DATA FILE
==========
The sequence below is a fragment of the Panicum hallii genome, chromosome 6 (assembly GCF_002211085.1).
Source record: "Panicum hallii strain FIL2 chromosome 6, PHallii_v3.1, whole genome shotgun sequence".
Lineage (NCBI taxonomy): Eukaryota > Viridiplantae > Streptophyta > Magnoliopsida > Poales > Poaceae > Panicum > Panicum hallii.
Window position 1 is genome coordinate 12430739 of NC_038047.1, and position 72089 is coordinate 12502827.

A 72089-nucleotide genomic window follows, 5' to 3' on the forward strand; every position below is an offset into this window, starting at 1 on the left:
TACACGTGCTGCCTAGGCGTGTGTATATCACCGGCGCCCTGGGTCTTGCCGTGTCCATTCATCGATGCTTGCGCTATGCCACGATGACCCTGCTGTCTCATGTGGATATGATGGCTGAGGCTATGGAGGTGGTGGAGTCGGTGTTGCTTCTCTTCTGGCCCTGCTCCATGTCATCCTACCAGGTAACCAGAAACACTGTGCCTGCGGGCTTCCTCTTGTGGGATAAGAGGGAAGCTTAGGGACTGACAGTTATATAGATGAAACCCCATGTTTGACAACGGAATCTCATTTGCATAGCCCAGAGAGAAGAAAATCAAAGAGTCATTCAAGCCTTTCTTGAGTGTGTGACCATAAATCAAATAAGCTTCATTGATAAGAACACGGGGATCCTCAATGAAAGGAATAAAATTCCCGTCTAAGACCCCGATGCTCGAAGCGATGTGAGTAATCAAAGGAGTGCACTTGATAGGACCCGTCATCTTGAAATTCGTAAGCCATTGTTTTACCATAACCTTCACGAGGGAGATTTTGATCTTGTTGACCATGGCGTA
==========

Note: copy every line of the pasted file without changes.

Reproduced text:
The sequence below is a fragment of the Panicum hallii genome, chromosome 6 (assembly GCF_002211085.1).
Source record: "Panicum hallii strain FIL2 chromosome 6, PHallii_v3.1, whole genome shotgun sequence".
Lineage (NCBI taxonomy): Eukaryota > Viridiplantae > Streptophyta > Magnoliopsida > Poales > Poaceae > Panicum > Panicum hallii.
Window position 1 is genome coordinate 12430739 of NC_038047.1, and position 72089 is coordinate 12502827.

A 72089-nucleotide genomic window follows, 5' to 3' on the forward strand; every position below is an offset into this window, starting at 1 on the left:
TACACGTGCTGCCTAGGCGTGTGTATATCACCGGCGCCCTGGGTCTTGCCGTGTCCATTCATCGATGCTTGCGCTATGCCACGATGACCCTGCTGTCTCATGTGGATATGATGGCTGAGGCTATGGAGGTGGTGGAGTCGGTGTTGCTTCTCTTCTGGCCCTGCTCCATGTCATCCTACCAGGTAACCAGAAACACTGTGCCTGCGGGCTTCCTCTTGTGGGATAAGAGGGAAGCTTAGGGACTGACAGTTATATAGATGAAACCCCATGTTTGACAACGGAATCTCATTTGCATAGCCCAGAGAGAAGAAAATCAAAGAGTCATTCAAGCCTTTCTTGAGTGTGTGACCATAAATCAAATAAGCTTCATTGATAAGAACACGGGGATCCTCAATGAAAGGAATAAAATTCCCGTCTAAGACCCCGATGCTCGAAGCGATGTGAGTAATCAAAGGAGTGCACTTGATAGGACCCGTCATCTTGAAATTCGTAAGCCATTGTTTTACCATAACCTTCACGAGGGAGATTTTGATCTTGTTGACCATGGCGTA